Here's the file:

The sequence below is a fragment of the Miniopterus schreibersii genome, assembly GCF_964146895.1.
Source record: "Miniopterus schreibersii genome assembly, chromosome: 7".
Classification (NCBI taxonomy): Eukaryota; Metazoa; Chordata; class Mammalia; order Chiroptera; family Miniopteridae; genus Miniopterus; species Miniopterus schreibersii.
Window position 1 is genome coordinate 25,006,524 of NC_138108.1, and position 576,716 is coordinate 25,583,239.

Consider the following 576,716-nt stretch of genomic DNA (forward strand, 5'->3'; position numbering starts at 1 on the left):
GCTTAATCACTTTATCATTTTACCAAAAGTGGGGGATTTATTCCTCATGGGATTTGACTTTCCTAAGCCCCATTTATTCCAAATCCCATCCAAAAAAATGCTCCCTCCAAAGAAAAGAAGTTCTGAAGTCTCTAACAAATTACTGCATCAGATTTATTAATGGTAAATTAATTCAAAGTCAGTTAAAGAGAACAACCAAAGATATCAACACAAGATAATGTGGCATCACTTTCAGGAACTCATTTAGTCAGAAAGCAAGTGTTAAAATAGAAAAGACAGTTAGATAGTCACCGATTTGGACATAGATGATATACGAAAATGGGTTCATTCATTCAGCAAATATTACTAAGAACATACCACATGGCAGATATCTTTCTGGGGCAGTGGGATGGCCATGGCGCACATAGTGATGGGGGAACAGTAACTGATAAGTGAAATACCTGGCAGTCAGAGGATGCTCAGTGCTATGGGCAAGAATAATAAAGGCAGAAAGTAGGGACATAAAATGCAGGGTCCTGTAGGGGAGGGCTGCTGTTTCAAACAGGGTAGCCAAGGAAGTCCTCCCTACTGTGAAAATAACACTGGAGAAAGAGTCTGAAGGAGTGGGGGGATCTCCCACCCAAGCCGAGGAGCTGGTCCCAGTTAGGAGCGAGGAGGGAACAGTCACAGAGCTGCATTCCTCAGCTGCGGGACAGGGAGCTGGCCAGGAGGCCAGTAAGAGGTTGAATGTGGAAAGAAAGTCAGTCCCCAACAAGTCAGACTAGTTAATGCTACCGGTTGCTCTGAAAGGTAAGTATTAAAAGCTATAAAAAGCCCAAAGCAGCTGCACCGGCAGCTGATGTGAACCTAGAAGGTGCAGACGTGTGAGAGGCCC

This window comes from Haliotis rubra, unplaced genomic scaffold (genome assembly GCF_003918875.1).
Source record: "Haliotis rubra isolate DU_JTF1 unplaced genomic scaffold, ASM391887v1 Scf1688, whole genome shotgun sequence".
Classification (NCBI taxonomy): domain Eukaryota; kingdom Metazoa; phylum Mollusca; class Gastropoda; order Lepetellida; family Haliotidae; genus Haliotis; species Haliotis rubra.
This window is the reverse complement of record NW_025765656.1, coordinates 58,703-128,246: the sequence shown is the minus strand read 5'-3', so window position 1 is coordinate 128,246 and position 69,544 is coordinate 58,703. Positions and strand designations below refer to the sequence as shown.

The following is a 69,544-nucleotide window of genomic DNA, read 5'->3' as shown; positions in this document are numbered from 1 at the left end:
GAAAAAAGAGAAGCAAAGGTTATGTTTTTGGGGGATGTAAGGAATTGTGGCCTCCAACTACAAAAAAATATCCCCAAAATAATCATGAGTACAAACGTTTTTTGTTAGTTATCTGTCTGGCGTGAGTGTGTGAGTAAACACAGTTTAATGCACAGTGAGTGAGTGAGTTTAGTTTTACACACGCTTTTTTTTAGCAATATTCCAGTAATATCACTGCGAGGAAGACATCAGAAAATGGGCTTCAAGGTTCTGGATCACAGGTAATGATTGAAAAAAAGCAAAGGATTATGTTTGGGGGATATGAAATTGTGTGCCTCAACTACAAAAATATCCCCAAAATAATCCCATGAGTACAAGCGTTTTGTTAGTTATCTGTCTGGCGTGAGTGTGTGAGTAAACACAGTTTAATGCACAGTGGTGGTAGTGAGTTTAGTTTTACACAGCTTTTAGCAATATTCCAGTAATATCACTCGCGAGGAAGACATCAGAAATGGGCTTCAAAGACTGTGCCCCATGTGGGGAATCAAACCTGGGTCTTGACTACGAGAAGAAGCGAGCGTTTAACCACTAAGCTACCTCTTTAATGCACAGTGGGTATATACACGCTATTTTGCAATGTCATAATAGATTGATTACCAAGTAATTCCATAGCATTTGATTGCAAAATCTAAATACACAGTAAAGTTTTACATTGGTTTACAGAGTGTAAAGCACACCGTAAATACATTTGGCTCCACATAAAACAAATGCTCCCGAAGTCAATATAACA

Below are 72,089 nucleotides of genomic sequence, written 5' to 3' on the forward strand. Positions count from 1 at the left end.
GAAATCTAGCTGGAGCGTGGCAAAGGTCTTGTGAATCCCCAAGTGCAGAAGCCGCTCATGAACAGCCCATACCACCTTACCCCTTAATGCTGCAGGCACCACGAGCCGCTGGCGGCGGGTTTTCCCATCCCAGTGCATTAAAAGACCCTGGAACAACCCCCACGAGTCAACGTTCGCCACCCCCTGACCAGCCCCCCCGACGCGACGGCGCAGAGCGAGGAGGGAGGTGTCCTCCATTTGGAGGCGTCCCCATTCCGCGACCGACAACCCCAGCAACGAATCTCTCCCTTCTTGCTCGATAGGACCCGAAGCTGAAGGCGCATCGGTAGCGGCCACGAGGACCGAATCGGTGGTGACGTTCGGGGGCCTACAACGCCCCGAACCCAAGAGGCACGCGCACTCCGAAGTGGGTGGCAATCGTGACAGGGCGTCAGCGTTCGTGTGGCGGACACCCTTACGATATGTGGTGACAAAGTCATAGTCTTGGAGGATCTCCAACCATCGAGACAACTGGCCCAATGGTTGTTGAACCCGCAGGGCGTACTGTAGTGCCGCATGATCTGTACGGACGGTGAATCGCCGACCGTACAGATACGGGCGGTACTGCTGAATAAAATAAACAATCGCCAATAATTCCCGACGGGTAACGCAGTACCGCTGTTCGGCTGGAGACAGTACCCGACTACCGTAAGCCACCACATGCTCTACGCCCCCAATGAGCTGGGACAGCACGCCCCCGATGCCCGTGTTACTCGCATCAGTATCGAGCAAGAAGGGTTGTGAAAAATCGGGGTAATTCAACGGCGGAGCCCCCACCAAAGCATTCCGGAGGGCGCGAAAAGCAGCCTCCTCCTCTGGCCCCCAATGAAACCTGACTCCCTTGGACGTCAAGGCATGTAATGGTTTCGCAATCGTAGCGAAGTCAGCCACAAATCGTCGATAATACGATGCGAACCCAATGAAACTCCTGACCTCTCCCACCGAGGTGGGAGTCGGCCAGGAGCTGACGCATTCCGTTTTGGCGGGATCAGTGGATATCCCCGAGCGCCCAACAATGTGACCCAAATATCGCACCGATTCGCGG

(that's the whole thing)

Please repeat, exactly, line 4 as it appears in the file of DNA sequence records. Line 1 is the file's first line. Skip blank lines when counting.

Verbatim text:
Window position 1 is genome coordinate 25,006,524 of NC_138108.1, and position 576,716 is coordinate 25,583,239.